The White House

Sorry for the delay.

The White House has quite a history of making an effort to connect with the American people, with the first example popping to mind being FDR’s famous Fireside Chats that all third grade American kids learn about in school. But in this time of ever-evolving social media, this interaction with the White House and the president of the United States has become more direct than ever. Take for example President Obama’s AMA from two years ago that, to my frustration crashed the website multiple times, but also broke records for Reddit pageviews: it gave citizens the opportunity to interact directly with one of the most important people in American politics.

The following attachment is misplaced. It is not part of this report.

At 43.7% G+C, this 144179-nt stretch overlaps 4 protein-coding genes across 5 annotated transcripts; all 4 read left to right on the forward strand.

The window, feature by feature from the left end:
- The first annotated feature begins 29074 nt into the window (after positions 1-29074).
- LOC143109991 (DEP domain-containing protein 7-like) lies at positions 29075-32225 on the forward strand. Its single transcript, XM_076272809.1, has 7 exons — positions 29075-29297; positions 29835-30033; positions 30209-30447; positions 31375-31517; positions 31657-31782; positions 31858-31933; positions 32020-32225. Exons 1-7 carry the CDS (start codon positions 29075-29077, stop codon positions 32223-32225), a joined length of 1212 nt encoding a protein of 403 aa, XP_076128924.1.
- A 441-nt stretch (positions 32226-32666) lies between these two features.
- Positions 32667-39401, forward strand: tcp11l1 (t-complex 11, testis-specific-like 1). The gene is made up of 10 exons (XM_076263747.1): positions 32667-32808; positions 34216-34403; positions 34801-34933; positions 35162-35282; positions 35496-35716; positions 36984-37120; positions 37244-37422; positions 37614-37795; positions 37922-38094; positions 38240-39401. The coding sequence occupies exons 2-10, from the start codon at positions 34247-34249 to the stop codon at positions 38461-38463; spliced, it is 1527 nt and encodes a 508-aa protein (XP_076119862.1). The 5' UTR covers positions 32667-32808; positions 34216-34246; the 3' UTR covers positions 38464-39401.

However, I think the most important thing to take away from the increased effort on the part of the White House to be engaged with younger audiences through social networking platforms (evidenced by the eight sites linked out in the footer of their website) is that in reality, it really isn’t an effort to engage with younger audiences, but it is really an effort to get young voters into the voting booth. All it takes is a few replies every month to a few youngsters on public websites to perpetuate the illusion that the American people are in conversation with the government online. However, the thing is, no matter how many times I mention the White House on twitter or comment on Youtube videos, the likelihood of me actually affecting policy is pretty much null, the White House presenting us information on these two way channels simply gives the illusion of dialogue when in reality it is more closely resembles a broadcast network where the station occasionally takes calls from viewers. In this way, I think it is important to look at the White House in the same way that we look at designers of social networking sites: we shouldn’t take what they say at face value but instead question why the “features” of their “participatory nature” work the way they do.

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